The meeting featured leaders from greater Cincinnati, Louisville, Columbus and Indianapolis. Men and women alike all came to Messer’s house. 

Brennaman recalled the set up, “I’m sitting on the front porch and I was the only one sitting in the sun and it was a thousand degrees that day in the middle of day. Of the 15 there, 12 were open minded into me being there. Giving me a chance to listen.”

Thom Brennaman wanted to grow a little bit and he realized three of the guests were not sure he was really there for the right reason.

“They looked at me and they called me a fraud and told me I was just checking boxes for being there,” he said. “They were just saying things like, I think you know this is a joke, you don’t care at all about the gay community you’re just trying to check a box and get your job back.”

One of the guys in that camp was Cincinnati City Councilman Reggie Harris.

“This guy, he just let me have it unlike anybody else in my life,” Brennaman said. “Look he’s allowed to have his opinion. That’s fine, no problem. I get it, but when I see or hear people make the comment about anybody, not just me, I’m talking about anybody across-the-board where they say you know what? There is just no forgiveness there whatsoever.”

Brennaman said he felt badly for Harris because everyone has been forgiven for many things each and every day.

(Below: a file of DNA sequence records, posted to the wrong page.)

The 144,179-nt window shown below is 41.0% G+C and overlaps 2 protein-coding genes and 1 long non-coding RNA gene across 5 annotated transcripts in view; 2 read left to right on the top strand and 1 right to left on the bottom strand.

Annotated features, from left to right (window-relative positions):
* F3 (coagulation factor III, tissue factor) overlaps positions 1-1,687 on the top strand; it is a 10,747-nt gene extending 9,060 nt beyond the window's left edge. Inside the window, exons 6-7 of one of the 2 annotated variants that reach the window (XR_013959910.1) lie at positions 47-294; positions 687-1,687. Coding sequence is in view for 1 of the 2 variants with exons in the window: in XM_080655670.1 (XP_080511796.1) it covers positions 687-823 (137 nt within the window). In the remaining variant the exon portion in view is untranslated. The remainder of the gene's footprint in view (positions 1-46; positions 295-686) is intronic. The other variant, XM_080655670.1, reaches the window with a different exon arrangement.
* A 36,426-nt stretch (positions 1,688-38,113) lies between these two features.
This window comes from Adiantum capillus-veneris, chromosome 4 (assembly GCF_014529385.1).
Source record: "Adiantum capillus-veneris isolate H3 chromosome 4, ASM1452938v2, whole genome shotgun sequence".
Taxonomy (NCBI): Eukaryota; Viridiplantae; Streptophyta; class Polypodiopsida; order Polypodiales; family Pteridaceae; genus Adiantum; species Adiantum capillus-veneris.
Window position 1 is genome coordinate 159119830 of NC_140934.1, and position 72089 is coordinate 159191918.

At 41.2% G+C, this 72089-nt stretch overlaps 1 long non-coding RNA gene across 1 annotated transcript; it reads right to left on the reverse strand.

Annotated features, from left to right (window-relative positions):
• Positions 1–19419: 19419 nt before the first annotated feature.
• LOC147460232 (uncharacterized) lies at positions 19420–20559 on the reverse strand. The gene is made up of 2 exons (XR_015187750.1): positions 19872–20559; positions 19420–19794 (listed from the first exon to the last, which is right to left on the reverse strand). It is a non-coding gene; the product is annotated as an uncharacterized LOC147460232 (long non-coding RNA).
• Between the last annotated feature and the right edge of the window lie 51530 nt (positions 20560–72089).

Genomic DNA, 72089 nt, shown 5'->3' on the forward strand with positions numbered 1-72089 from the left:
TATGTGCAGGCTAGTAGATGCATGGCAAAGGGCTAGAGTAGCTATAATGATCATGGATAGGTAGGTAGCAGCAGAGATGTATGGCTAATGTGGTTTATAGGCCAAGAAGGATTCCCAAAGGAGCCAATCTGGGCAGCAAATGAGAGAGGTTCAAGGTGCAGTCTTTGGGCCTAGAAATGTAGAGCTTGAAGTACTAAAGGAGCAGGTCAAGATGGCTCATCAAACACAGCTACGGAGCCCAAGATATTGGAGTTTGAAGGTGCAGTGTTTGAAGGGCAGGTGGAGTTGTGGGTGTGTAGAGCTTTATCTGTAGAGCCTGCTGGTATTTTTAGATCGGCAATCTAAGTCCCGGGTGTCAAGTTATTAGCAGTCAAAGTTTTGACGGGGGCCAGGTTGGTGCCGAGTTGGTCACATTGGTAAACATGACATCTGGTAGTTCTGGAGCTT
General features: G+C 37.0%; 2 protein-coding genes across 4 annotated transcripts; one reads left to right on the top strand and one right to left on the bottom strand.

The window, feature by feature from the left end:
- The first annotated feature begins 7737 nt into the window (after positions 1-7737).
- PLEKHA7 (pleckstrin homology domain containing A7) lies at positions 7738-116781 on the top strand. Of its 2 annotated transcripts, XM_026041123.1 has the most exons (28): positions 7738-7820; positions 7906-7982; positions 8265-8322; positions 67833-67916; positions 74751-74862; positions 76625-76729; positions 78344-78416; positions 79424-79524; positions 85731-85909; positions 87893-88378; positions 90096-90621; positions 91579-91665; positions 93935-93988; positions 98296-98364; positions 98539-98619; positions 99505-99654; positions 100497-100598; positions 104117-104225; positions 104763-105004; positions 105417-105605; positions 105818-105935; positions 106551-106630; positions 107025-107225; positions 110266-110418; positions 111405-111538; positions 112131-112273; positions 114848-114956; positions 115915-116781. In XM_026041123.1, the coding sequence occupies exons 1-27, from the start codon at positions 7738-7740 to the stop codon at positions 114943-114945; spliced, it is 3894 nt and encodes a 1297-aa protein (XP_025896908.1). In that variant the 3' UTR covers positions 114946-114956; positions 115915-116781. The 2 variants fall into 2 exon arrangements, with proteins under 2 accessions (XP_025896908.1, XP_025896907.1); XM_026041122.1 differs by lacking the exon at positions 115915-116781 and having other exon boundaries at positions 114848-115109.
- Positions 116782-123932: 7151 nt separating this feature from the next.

“It was a rough day. I mean it. I was there for about, I don’t know 2 1/2 or three hours. I came back home and my wife was going to throw a surprise party for me that night at our house. We still had some friends over, some couples over but it was…it was a very moving experience that day.”

Brennaman felt like he was better for that experience on Messer’s porch. 

There was one story in particular that really moved Brennaman. He was talking to a young gay man that lived in Seattle. The story is difficult to hear, but he explained the significance of it. The young man was going to a party in drag. 

“But he said you could clearly tell it was a man and he’s going to this party and it’s in downtown Seattle and there’s a crosswalk on one of the city streets,” Brennaman begins. “A pick-up truck pulls up and kind of waves him through to ‘go ahead’ across the crosswalk. As soon as he goes across the guy revs his engine and runs him over. While the kid was on the ground with multiple broken bones all over his body. All of his teeth were knocked out and he’s lying there with blood pouring out of his mouth, the guy gets out of the truck and walks over to him, calls him the word that I said and spits on the young man and drives around him and leaves.